The preceding description has been provided to enable others skilled in the art to best utilize various aspects of the exemplary embodiments disclosed herein. This exemplary description is not intended to be exhaustive or to be limited to any precise form disclosed. Many modifications and variations are possible without departing from the spirit and scope of the instant disclosure. The embodiments disclosed herein should be considered in all respects illustrative and not restrictive. Reference should be made to the appended claims and their equivalents in determining the scope of the instant disclosure.

Unless otherwise noted, the terms “a” or “an,” as used in the specification and claims, are to be construed as meaning “at least one of.” In addition, for ease of use, the words “including” and “having,” as used in the specification and claims, are interchangeable with and have the same meaning as the word “comprising.”

Claims (20)

What is claimed is:
1. A computer-implemented method for enabling write-back caching and replication at different abstraction layers, at least a portion of the method being performed by a computing device comprising at least one processor, the method comprising:
identifying a cache abstraction layer that implements write-back caching to selectively store in a cache at least one write from an application to a backing store, wherein the cache abstraction layer is not a part of the application;
identifying a replication abstraction layer that replicates the backing store to a secondary store at a remote secondary storage system by replicating writes committed to the backing store from the backing store to the secondary store at the remote secondary storage system, wherein:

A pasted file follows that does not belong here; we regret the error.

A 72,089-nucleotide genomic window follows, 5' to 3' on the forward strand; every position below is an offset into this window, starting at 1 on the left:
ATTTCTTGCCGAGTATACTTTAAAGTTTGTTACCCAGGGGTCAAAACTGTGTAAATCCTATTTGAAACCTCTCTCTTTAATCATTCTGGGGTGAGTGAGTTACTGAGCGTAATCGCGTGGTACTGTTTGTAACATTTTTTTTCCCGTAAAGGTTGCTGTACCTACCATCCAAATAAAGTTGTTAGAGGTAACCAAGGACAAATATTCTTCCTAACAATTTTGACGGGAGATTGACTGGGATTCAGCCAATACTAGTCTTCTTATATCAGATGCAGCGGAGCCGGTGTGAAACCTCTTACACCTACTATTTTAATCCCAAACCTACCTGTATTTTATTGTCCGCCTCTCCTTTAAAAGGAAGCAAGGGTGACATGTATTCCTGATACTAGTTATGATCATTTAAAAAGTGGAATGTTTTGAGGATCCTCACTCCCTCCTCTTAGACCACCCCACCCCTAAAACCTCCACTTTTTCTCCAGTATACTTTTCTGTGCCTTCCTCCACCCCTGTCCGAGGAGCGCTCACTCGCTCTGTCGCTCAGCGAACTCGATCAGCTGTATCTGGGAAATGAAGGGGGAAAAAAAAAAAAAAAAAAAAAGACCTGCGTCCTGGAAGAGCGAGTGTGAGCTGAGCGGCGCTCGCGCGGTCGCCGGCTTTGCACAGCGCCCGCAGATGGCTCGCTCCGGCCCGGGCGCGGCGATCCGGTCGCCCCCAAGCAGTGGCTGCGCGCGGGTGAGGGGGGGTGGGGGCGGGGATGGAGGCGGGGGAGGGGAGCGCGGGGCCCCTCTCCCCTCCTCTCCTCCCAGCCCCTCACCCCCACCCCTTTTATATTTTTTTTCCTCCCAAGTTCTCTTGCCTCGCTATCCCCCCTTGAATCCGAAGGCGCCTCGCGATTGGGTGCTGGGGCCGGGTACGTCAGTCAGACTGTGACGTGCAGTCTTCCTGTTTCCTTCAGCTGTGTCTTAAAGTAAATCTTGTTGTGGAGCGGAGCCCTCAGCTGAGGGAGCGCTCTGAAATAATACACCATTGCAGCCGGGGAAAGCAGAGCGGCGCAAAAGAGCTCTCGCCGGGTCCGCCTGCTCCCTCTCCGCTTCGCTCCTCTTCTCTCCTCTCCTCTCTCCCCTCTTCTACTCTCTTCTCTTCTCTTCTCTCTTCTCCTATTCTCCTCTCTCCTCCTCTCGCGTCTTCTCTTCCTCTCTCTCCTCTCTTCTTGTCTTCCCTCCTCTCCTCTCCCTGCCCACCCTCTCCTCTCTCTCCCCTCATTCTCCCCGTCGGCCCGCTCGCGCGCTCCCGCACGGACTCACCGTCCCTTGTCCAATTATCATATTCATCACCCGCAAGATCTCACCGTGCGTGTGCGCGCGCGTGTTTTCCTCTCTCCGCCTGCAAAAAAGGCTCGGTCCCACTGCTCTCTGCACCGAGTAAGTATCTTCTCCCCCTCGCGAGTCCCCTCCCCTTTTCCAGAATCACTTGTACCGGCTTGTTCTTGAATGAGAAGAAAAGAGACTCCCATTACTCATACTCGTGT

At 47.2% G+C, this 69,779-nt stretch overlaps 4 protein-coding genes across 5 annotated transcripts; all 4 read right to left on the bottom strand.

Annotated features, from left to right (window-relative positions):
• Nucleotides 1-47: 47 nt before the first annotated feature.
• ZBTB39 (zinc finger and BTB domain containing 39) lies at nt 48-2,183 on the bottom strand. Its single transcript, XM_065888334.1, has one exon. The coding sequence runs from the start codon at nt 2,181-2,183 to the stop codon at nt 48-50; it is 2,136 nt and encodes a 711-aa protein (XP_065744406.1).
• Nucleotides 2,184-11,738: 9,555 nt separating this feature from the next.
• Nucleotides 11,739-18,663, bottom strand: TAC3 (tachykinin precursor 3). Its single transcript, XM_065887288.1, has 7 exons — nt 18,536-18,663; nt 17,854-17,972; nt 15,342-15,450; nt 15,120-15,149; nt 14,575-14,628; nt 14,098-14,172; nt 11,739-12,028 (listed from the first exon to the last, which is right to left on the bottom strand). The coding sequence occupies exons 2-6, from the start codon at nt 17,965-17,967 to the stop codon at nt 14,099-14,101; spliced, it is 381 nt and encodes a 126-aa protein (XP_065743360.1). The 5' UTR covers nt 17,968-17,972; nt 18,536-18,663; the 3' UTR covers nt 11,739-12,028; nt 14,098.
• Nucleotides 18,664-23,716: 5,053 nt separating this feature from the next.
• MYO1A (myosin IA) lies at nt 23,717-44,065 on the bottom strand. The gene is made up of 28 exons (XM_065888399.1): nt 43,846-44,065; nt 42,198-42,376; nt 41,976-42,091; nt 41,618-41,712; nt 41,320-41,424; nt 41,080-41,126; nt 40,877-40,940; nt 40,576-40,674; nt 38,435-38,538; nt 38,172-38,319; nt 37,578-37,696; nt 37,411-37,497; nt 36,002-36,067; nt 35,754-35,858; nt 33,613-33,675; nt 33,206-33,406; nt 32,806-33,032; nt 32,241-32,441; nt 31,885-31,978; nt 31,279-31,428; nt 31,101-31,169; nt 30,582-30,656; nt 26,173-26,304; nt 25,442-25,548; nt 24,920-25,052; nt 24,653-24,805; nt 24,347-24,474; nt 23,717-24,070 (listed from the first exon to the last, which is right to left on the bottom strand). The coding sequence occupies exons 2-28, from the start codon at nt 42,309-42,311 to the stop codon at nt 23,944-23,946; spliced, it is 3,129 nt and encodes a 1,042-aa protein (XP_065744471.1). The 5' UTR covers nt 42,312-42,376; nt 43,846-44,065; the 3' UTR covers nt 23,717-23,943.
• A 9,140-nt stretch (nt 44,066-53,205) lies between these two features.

the cache abstraction layer is not a part of the replication abstraction layer;
the replication abstraction layer is not a part of the cache abstraction layer;
receiving a request to create a point-in-time image of the backing store from data stored within the secondary store at the remote secondary storage system at a point at which the data stored within the secondary store represents a copy of the backing store wherein the writes committed to the backing store are point-in-time consistent;
committing, in response to the request, the write from the cache to the backing store to ensure that the writes committed to the backing store are point-in-time consistent;
marking, upon committing the write from the cache to the backing store, the point at which the writes committed to the backing store are point-in-time consistent so that, after the replication abstraction layer replicates the write to the secondary store at the remote secondary storage system, the point at which the data stored within the secondary store represents the copy of the backing store wherein the writes committed to the backing store are point-in-time consistent can be determined at the remote secondary storage system and the point-in-time image of the backing store can be created from the data stored within the secondary store, wherein the steps of committing the write and marking the point at which the writes committed to the backing store are point-in-time consistent are performed by the cache abstraction layer.